James Glennon Packaging fined over boy's lost hand
A Belfast teenager who lost his right hand in an industrial accident has said the injury has made his life "hell".
The firm responsible was fined £12,000 on Friday after admitting four breaches of health and safety regulations.
James Glennon Packaging Ltd, based in Dunmurry, has also been ordered to pay £1,194 in costs.
Conor Fitzsimmons was in his first week of work in January 2010 when he lost his hand in a printing machine.
He was trying to free a bag which had become stuck. But because there was no guard his right hand became caught up in the rollers.
Mr Fitzsimmons said he suffered "extreme pain" when his arm was trapped.
"It was all a blur. The ambulance and fire brigade came and the fire brigade had to open the machine up with these big power drills," he said.
The young employee had to have his right hand amputated following the accident.
Mr Fitzsimmons said his life had been "hell" since the accident.
"I can't tie shoe laces, can't put a pair of socks on, I can't do anything," he said.
'Dangerous moving parts'
"I would go out, but I can't do anything, even playing football I'm falling all the time because of my balance."
An investigation found that the company had not identified the hazards nor had it put sufficient safety measures in place.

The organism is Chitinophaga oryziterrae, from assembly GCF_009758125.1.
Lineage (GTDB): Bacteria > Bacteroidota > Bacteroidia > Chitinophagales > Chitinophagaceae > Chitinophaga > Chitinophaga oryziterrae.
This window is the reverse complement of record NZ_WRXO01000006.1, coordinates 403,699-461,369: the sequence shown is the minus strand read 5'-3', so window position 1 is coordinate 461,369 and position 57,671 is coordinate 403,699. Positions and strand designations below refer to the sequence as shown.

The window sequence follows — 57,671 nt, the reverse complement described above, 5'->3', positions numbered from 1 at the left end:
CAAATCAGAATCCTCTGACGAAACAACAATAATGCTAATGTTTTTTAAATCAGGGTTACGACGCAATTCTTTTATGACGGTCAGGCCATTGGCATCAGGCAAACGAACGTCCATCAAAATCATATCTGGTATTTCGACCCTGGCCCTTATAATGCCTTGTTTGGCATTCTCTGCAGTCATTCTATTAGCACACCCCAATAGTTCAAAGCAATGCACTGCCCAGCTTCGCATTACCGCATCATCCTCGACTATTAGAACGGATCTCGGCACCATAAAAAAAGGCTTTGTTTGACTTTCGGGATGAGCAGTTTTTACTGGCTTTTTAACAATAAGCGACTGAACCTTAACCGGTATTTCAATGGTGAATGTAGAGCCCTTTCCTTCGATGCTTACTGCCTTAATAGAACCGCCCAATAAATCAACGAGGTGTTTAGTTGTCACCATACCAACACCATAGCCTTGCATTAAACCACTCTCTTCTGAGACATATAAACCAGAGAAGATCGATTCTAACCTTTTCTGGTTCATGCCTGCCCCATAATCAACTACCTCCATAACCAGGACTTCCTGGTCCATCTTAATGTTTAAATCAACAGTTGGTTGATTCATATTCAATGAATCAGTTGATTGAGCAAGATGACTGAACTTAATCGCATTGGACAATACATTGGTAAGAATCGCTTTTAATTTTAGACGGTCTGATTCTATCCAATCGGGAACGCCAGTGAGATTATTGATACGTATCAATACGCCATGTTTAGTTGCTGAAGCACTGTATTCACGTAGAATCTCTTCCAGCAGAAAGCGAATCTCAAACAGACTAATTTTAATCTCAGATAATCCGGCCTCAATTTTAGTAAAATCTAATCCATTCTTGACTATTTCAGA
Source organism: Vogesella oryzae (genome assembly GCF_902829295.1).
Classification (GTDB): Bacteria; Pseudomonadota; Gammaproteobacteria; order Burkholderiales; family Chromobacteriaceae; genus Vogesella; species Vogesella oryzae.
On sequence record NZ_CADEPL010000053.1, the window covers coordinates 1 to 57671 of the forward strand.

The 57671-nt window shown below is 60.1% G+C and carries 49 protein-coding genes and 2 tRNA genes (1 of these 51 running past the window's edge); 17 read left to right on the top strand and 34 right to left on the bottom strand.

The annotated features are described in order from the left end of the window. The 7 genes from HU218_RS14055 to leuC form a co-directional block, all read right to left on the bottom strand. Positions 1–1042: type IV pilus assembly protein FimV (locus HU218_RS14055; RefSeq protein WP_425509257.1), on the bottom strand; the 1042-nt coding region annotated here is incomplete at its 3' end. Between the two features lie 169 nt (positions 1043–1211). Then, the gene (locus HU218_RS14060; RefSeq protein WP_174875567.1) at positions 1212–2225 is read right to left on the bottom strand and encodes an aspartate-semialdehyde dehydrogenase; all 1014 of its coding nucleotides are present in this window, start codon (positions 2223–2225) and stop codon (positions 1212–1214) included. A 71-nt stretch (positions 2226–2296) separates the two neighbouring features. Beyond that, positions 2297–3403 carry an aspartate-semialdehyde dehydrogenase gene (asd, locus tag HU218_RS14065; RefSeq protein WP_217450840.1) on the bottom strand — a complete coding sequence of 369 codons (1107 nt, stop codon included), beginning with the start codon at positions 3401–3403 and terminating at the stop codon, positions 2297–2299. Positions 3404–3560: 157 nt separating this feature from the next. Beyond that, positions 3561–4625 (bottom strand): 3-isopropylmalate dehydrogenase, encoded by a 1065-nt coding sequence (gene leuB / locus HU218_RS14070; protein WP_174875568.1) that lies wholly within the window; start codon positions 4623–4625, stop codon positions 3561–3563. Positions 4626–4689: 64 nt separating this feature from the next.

The company had also failed to take account of the inexperience of young workers.
After the hearing Kevin Campbell, an inspector with the Health and Safety Executive for Northern Ireland's major investigation team, said it was "vital that companies identify and address hazards within the workplace".
"Measures must be taken to control and limit access to dangerous moving parts of machines," he said.
"The employer must carry out risk assessments which take account of the inexperience of young workers and ensure that they are adequately protected from any health and safety risks in the workplace."
The machine at James Glennon Packaging has now been fixed and a metal cover is in place to stop any repeat of the accident. The company was not available for comment.